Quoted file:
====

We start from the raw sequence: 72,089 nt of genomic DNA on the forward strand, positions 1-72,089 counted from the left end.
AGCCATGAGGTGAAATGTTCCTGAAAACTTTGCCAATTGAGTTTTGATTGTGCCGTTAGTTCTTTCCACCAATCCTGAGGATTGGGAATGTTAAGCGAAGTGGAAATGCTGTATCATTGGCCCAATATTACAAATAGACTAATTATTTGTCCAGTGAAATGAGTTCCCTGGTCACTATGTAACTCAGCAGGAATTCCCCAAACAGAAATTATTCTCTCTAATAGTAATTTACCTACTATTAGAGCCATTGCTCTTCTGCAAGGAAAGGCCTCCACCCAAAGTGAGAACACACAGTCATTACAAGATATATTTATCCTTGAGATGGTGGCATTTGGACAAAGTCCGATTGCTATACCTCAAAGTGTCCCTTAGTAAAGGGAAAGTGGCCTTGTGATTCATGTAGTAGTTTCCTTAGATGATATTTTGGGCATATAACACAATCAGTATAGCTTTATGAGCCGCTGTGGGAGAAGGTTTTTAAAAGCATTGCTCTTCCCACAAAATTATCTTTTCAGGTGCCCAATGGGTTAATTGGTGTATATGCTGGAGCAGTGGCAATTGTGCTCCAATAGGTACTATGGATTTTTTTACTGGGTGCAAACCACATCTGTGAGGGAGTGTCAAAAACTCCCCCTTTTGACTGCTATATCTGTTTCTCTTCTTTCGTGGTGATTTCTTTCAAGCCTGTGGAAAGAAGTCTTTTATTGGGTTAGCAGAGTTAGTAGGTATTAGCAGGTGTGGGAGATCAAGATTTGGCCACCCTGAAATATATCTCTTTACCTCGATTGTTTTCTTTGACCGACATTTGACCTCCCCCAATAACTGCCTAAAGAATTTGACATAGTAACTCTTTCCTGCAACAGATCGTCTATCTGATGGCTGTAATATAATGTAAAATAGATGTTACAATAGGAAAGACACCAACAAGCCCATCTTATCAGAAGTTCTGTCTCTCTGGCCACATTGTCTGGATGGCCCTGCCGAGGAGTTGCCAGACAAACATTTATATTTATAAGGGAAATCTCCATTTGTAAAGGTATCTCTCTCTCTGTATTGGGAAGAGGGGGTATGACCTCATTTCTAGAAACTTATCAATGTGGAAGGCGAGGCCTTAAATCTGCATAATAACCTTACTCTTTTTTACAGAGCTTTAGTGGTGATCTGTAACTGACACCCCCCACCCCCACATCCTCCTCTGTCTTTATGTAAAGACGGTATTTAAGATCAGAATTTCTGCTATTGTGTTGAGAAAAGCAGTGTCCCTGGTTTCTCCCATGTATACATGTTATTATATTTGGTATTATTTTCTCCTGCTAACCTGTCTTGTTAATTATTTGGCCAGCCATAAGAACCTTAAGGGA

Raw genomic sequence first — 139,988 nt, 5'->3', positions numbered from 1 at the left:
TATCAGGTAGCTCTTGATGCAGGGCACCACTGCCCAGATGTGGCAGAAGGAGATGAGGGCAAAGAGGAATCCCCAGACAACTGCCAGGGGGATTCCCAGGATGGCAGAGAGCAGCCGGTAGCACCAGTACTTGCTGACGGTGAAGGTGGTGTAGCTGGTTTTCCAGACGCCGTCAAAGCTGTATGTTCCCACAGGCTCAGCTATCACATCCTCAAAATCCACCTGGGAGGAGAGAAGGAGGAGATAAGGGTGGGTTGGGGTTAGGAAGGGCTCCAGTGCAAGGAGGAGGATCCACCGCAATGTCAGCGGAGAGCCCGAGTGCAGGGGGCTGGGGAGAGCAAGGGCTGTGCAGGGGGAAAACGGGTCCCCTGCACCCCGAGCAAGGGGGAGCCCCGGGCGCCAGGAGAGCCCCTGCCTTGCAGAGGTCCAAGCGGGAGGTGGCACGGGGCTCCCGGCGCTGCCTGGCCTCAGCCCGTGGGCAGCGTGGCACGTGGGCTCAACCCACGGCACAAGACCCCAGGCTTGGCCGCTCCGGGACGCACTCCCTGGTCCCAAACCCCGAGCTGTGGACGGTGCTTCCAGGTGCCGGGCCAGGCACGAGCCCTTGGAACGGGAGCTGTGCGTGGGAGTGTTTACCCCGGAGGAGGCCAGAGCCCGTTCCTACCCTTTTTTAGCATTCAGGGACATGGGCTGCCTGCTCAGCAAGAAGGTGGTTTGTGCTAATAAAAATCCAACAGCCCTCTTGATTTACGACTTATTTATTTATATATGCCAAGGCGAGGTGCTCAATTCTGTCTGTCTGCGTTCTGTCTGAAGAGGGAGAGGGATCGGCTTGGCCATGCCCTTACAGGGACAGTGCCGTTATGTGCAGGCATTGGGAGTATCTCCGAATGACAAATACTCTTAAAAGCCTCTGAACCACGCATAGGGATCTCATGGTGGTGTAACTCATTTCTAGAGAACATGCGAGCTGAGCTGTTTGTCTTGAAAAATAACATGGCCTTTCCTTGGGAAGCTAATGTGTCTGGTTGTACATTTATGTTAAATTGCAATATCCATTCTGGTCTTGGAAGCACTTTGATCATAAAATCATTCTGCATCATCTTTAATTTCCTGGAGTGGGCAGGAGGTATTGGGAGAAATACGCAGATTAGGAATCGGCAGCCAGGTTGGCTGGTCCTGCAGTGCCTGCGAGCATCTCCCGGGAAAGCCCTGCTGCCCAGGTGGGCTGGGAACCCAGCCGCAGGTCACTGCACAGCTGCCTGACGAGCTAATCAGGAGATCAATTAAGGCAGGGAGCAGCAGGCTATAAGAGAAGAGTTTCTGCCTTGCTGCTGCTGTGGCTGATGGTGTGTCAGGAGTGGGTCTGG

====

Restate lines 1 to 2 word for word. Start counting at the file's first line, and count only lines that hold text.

We start from the raw sequence: 72,089 nt of genomic DNA on the forward strand, positions 1-72,089 counted from the left end.
AGCCATGAGGTGAAATGTTCCTGAAAACTTTGCCAATTGAGTTTTGATTGTGCCGTTAGTTCTTTCCACCAATCCTGAGGATTGGGAATGTTAAGCGAAGTGGAAATGCTGTATCATTGGCCCAATATTACAAATAGACTAATTATTTGTCCAGTGAAATGAGTTCCCTGGTCACTATGTAACTCAGCAGGAATTCCCCAAACAGAAATTATTCTCTCTAATAGTAATTTACCTACTATTAGAGCCATTGCTCTTCTGCAAGGAAAGGCCTCCACCCAAAGTGAGAACACACAGTCATTACAAGATATATTTATCCTTGAGATGGTGGCATTTGGACAAAGTCCGATTGCTATACCTCAAAGTGTCCCTTAGTAAAGGGAAAGTGGCCTTGTGATTCATGTAGTAGTTTCCTTAGATGATATTTTGGGCATATAACACAATCAGTATAGCTTTATGAGCCGCTGTGGGAGAAGGTTTTTAAAAGCATTGCTCTTCCCACAAAATTATCTTTTCAGGTGCCCAATGGGTTAATTGGTGTATATGCTGGAGCAGTGGCAATTGTGCTCCAATAGGTACTATGGATTTTTTTACTGGGTGCAAACCACATCTGTGAGGGAGTGTCAAAAACTCCCCCTTTTGACTGCTATATCTGTTTCTCTTCTTTCGTGGTGATTTCTTTCAAGCCTGTGGAAAGAAGTCTTTTATTGGGTTAGCAGAGTTAGTAGGTATTAGCAGGTGTGGGAGATCAAGATTTGGCCACCCTGAAATATATCTCTTTACCTCGATTGTTTTCTTTGACCGACATTTGACCTCCCCCAATAACTGCCTAAAGAATTTGACATAGTAACTCTTTCCTGCAACAGATCGTCTATCTGATGGCTGTAATATAATGTAAAATAGATGTTACAATAGGAAAGACACCAACAAGCCCATCTTATCAGAAGTTCTGTCTCTCTGGCCACATTGTCTGGATGGCCCTGCCGAGGAGTTGCCAGACAAACATTTATATTTATAAGGGAAATCTCCATTTGTAAAGGTATCTCTCTCTCTGTATTGGGAAGAGGGGGTATGACCTCATTTCTAGAAACTTATCAATGTGGAAGGCGAGGCCTTAAATCTGCATAATAACCTTACTCTTTTTTACAGAGCTTTAGTGGTGATCTGTAACTGACACCCCCCACCCCCACATCCTCCTCTGTCTTTATGTAAAGACGGTATTTAAGATCAGAATTTCTGCTATTGTGTTGAGAAAAGCAGTGTCCCTGGTTTCTCCCATGTATACATGTTATTATATTTGGTATTATTTTCTCCTGCTAACCTGTCTTGTTAATTATTTGGCCAGCCATAAGAACCTTAAGGGA